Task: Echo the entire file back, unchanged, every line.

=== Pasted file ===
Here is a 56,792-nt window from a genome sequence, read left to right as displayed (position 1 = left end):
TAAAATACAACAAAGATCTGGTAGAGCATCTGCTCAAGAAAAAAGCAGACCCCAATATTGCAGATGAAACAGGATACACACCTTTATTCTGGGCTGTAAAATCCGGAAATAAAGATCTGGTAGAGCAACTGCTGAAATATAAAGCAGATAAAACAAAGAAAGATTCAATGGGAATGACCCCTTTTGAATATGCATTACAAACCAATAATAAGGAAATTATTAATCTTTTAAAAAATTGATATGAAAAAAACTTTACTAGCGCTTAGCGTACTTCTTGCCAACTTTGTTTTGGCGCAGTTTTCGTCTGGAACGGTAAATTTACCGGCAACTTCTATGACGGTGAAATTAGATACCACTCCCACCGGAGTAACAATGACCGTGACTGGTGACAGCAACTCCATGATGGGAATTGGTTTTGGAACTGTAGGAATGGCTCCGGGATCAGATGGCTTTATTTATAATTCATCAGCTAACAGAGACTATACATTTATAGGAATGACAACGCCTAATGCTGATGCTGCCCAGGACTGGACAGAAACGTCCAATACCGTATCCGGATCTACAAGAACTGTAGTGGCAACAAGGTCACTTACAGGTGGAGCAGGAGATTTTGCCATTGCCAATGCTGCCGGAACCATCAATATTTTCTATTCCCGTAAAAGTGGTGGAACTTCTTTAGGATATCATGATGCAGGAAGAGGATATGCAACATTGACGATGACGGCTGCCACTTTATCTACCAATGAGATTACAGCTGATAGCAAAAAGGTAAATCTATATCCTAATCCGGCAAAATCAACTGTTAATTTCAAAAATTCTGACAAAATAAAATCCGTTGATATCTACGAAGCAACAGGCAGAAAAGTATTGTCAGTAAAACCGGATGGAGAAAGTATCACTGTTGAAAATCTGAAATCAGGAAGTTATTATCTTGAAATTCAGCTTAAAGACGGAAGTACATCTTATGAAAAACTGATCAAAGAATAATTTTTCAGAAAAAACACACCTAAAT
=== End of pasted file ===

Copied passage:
Here is a 56,792-nt window from a genome sequence, read left to right as displayed (position 1 = left end):
TAAAATACAACAAAGATCTGGTAGAGCATCTGCTCAAGAAAAAAGCAGACCCCAATATTGCAGATGAAACAGGATACACACCTTTATTCTGGGCTGTAAAATCCGGAAATAAAGATCTGGTAGAGCAACTGCTGAAATATAAAGCAGATAAAACAAAGAAAGATTCAATGGGAATGACCCCTTTTGAATATGCATTACAAACCAATAATAAGGAAATTATTAATCTTTTAAAAAATTGATATGAAAAAAACTTTACTAGCGCTTAGCGTACTTCTTGCCAACTTTGTTTTGGCGCAGTTTTCGTCTGGAACGGTAAATTTACCGGCAACTTCTATGACGGTGAAATTAGATACCACTCCCACCGGAGTAACAATGACCGTGACTGGTGACAGCAACTCCATGATGGGAATTGGTTTTGGAACTGTAGGAATGGCTCCGGGATCAGATGGCTTTATTTATAATTCATCAGCTAACAGAGACTATACATTTATAGGAATGACAACGCCTAATGCTGATGCTGCCCAGGACTGGACAGAAACGTCCAATACCGTATCCGGATCTACAAGAACTGTAGTGGCAACAAGGTCACTTACAGGTGGAGCAGGAGATTTTGCCATTGCCAATGCTGCCGGAACCATCAATATTTTCTATTCCCGTAAAAGTGGTGGAACTTCTTTAGGATATCATGATGCAGGAAGAGGATATGCAACATTGACGATGACGGCTGCCACTTTATCTACCAATGAGATTACAGCTGATAGCAAAAAGGTAAATCTATATCCTAATCCGGCAAAATCAACTGTTAATTTCAAAAATTCTGACAAAATAAAATCCGTTGATATCTACGAAGCAACAGGCAGAAAAGTATTGTCAGTAAAACCGGATGGAGAAAGTATCACTGTTGAAAATCTGAAATCAGGAAGTTATTATCTTGAAATTCAGCTTAAAGACGGAAGTACATCTTATGAAAAACTGATCAAAGAATAATTTTTCAGAAAAAACACACCTAAAT